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Farhad Dalal
Farhad Dalal
3 Star popcorn reviewss


Onto the next release of the weekend and I finished watching the new Hindi film Sergeant which is now streaming on Jio Cinema. The manner in which Jio Cinema is releasing content not only makes it hard to stay updated but it is also slightly unfair on content that is being released. While it is great to release the content for free, and serving the viewers freshly brewed content everyday, it also becomes confusing from a user standpoint on which content to opt for. As per me, if the content is better planned and promoted, the word of mouth would be a far bigger factor in attracting the viewers to the promising OTT platform. Just a food for thought there!

One of the reasons why I was looking forward to watching Sergeant was the prowess of Randeep Hooda who is such a gem of an actor. His performances have consistently been excellent and I still feel that filmmakers could still go deeper in tapping into his potential as an actor. While the trailer of Sergeant wasn’t quite cut well, owing to the bulk releases that Jio Cinema has been targeting, I still had my hopes pinned up on Sergeant. So then does Sergeant manage to impress, lets find out.

Story & Screenplay

Set in London, Sergeant follows the story of a police officer suffering from depression following an accident post which he is determined to solve a pending case against all odds. The story here is niche with its writing and quite understated as a thriller. While the writing pertaining to strictly the case might be one-dimensional, it is the portrayal of depression by getting into the psyche of the individual that is truly impressive and the soul of the film. The screenplay standing at about a 100 minutes is a slow burner and moves at a leisurely pace. But if you do have patience to sit through it, there are a few rewards to be had.

The drama does unfold like a giant jigsaw puzzle wherein you are introduced to the protagonist who is undergoing a trial for negligency. This, while he has lost a foot after an accident on duty. Through flashes of conversations and a brief flashback, you get to know that the cops have been investigating the murder of a girl, a case that still remains unsolved. And while this may sound like a standard whodunnit, the writers choose to focus majorly on the character of the protagonist through multiple cobwebs in his head, some related to his injury, and some related to his past.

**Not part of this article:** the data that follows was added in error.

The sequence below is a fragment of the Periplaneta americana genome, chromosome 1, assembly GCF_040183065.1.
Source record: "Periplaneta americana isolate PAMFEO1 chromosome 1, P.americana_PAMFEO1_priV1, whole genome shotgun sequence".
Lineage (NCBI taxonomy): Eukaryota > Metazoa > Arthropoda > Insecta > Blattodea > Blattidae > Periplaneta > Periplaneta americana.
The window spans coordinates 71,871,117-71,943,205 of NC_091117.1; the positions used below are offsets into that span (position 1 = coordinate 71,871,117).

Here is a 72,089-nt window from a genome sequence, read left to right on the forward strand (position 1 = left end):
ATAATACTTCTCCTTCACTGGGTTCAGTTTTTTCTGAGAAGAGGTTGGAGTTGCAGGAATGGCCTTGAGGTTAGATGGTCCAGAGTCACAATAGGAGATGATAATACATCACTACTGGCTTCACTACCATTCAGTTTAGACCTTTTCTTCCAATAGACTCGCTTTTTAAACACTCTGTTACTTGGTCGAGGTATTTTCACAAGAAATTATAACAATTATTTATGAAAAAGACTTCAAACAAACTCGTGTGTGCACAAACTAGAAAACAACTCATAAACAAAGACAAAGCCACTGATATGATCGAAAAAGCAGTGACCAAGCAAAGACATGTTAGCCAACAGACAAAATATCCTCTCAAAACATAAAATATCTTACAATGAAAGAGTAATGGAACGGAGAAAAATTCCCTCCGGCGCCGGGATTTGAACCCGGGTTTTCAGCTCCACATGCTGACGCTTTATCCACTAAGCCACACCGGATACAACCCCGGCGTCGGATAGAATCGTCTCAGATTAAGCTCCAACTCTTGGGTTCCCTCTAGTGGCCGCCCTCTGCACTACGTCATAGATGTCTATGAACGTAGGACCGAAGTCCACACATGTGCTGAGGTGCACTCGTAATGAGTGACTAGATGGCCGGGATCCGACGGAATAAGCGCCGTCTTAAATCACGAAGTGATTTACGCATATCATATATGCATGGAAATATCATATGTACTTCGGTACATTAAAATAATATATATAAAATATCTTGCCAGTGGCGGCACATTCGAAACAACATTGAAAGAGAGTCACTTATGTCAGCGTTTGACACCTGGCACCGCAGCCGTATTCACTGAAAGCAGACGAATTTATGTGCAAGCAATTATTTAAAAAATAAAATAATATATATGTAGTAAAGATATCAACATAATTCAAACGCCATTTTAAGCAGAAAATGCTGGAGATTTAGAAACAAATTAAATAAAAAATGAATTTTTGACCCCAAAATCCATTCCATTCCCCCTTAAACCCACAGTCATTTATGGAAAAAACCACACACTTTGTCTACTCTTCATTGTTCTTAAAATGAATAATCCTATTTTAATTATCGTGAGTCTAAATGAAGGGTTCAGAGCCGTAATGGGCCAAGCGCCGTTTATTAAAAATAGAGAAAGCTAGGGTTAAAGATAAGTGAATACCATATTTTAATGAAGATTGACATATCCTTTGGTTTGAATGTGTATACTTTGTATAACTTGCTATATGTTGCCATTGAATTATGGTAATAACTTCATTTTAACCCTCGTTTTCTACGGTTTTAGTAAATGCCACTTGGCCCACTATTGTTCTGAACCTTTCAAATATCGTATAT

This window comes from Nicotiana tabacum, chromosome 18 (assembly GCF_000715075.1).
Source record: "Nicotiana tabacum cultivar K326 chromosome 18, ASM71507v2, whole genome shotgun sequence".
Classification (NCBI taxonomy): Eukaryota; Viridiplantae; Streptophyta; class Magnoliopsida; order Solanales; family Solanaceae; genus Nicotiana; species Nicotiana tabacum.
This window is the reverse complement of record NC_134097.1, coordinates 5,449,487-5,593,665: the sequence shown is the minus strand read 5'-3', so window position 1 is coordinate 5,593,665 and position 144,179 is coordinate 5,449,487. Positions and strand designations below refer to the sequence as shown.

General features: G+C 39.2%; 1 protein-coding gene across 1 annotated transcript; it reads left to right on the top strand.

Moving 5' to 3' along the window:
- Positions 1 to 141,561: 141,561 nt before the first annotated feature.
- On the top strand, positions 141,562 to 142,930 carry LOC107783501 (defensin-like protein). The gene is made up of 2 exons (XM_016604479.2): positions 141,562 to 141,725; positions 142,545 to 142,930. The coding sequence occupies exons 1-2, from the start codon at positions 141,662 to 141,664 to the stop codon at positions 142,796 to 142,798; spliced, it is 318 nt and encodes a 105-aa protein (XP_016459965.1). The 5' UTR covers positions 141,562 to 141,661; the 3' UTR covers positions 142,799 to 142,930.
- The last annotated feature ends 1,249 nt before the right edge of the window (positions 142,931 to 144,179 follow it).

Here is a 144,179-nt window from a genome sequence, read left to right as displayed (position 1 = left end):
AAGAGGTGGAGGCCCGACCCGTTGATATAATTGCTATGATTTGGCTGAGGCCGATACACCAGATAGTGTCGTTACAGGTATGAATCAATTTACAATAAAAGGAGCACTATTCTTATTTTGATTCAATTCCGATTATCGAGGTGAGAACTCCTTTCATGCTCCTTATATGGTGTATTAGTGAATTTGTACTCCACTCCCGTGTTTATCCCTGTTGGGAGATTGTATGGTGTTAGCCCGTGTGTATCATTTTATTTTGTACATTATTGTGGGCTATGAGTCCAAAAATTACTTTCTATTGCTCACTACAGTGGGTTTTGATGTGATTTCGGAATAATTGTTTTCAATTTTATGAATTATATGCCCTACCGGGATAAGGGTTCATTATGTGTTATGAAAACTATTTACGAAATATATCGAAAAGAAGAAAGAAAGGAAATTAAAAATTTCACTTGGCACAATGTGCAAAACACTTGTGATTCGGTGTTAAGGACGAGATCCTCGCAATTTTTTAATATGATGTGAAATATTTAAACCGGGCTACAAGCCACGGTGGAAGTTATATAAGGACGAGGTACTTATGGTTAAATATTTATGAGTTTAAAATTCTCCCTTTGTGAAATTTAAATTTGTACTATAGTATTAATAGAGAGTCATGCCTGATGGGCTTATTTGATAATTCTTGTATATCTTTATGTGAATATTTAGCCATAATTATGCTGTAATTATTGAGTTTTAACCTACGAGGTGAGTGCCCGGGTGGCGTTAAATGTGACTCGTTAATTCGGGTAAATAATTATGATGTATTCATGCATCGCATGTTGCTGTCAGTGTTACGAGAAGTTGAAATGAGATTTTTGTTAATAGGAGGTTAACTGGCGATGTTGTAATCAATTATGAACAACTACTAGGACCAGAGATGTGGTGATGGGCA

The proceedings are slow paced and it does require patience to sit through the drama. The twists and turns are also subtle and understated(perhaps a little too understated at times as opposed to being pronounced) so much so that you need to be fully attentive at the unfolding drama. Because there isn’t a tight hook on the narrative(I suppose deliberately so), the writers demand that you pay attention to the details through the various conversations that take place. This, while the gloomy setting of London acts as a perfect mood setter for this subtly captivating drama.

One of the flaws that I noticed was in the editing of the film. The editing here did give an impression of a garbled narrative almost as if the writer wanted us to give us a glimpse into the erratic mind of the protagonist. This would have worked perfectly had there been a finale twist related to the psyche of the protagonist(to be fair there was a subtle hint at it). But that twist did not quite arrive and so I was left underwhelmed by the final act which was simplistic and did not have much meat. It was important for the editing to be in sync with the unfolding drama which wasn’t quite the case. Another minor flaw was that some of the major events in the film were so understated that they ran the risk of being overlooked. But having said that, the screenplay here still has plenty of moments to keep you invested in what was also a niche in many ways.

Dialogues, Music & Direction

The dialogues are conversational but you do need to pay attention to the lines to ensure that no detail is being missed out on. The music and BGM ought to have been better. It was just too flat to evoke any sort of emotions. Perhaps a haunting soundtrack could actually have been the theme for the film! The cinematography with the gloomy colour grading captures the vibe and mood of the drama perfectly. Director Prawaal Raman does a pretty good job by keeping things understated. The only issue being that at times the drama was far too understated to have an impact.


The performances are quite good here. Daphne Alexander as Amy has her moments to shine. Perhaps her character needed a little more screen time in either of the flashback sequences. Sapna Pabbi as Monica is impressive in a job well done. Arun Govil is incredibly good here despite a very limited screen time. Adil Hussain as Haider is wonderfully restrained although I did feel his character could have been furthef enhanced had the makers opted for a different route with the storytelling. Randeep Hooda is a phenomenal actor and as Nikhil he is literally the soul of the film. His character had layers beneath layers with unsaid complexities and he is so nuanced with his performance here. This was indeed an acting masterclass of the highest order and I urge all budding actors(even others) to study his mannerisms which were so beautifully crafted.


Sergeant is a niche and an understated thriller with outstanding performances that can be watched once. If slow burners are your thing, give this a try! Available on Jio Cinema.

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